Work (Work, Work) Work (Work, Work)


HTRK HTRKWork (Work, Work)

7.5 / 10

HTRK  Work (Work, Work)


The story of “Work (Work, Work)”, the second album by Australians HTRK, is a turbulent and fascinating one. A major role in the motivation behind its idiosyncrasies is the suicide of bassist Sean Stewart last year. The band have never officially said anything about it or about how the tragedy affected their sound, which has changed compared to its predecessor. It's as if Stewart's tragic passing had made HTRK a different band. A band which, in a way, still has a connection to the band they were before the event, but have a different look on their faces. A lost look, absent and elusive, ghostly, contaminating and decaying the music on the inside.

They still play singer-songwriter pop with a strong tendency towards darkness, background noise, powerful bass lines and the melancholic vocals of Jonnine Standish. But now the tempo is even slower and there's an uneasy, mournful mood on each and every song. Furthermore, they're using a lot more electronica, which may be the biggest difference with regards to “Marry Me Tonight”; which sounded more orthodox and conventional. You don't need to be a rocket scientist to understand that witch house and dubstep - especially it’s more emotional and organic branch - have had a decisive influence on the composition and materialisation of “Work (Work, Work)”. Above all in the way they weave almost hip-hop-like beats into web of ethereal and somewhat sinister eighties pop; which makes for a mysterious mix of Cocteau Twins, Salem, Portishead, Fever Ray, Suicide and the Tri Angle label catalogue.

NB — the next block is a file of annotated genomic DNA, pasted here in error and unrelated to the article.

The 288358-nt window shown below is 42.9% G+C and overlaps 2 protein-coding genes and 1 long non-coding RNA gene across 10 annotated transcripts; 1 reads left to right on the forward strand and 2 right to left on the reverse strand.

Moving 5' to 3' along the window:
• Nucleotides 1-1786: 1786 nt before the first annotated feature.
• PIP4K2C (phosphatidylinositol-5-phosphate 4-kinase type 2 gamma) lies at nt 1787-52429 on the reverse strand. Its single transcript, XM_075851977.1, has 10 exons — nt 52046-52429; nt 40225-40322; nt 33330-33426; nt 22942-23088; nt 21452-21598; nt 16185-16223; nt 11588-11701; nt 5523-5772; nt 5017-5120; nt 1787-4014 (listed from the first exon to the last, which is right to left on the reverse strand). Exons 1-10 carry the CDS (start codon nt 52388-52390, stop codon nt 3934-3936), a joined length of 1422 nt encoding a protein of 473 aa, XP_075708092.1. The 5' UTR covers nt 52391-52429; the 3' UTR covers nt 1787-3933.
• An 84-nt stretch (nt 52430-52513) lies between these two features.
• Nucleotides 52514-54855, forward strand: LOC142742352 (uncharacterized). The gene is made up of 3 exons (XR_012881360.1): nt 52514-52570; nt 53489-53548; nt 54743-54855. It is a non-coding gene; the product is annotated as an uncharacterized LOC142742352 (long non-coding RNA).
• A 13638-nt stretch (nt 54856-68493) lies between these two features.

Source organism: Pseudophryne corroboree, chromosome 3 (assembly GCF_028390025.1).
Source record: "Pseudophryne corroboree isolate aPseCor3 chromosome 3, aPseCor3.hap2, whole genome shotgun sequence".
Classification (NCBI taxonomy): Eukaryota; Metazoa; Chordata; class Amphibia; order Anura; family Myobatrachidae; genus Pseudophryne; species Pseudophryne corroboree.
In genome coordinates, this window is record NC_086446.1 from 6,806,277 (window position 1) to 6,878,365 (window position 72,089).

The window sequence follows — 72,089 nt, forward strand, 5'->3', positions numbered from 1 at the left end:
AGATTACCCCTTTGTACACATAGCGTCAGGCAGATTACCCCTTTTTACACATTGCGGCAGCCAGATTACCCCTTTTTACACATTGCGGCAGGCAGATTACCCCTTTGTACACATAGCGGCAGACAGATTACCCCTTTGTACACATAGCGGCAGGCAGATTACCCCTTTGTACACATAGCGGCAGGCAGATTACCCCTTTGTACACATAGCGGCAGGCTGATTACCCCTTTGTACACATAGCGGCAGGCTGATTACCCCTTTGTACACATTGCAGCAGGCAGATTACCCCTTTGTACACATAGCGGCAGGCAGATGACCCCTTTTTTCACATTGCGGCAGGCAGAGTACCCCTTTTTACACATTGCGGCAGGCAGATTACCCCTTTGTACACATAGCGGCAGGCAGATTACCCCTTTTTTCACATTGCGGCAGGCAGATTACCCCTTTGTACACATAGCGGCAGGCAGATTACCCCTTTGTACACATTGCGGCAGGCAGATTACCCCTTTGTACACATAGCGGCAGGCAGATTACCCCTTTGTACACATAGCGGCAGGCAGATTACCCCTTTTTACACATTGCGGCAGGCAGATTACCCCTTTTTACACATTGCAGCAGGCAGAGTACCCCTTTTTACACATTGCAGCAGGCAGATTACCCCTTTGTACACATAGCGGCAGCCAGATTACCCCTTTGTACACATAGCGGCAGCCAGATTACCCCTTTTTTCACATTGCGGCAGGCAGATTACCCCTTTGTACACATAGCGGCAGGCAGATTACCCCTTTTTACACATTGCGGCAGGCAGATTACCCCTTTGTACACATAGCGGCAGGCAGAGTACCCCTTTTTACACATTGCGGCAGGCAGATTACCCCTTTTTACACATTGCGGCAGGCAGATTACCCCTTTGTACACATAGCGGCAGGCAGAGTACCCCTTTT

Claustrophobic, tense and scary - like a dark sky on the verge of unleashing all of its fury - “Work (Work, Work)” is a praiseworthy synthesis of many varied influences from the eighties until now; in a very agitated, emotional context. The make it more difficult than ever. In a very natural and coherent way, the inaccessibility doesn't sound forced or provoked. However, the great thing about the album is exactly the trip awaiting you if you decide to enter those dark woods with the intention of getting to the end safely. There's a prize at the end of the road: in HTRK's dictionary, the word “indifference” doesn't exist.

Julio Pardo

HTRK - Work (work, work) (GI-144) by ghostly

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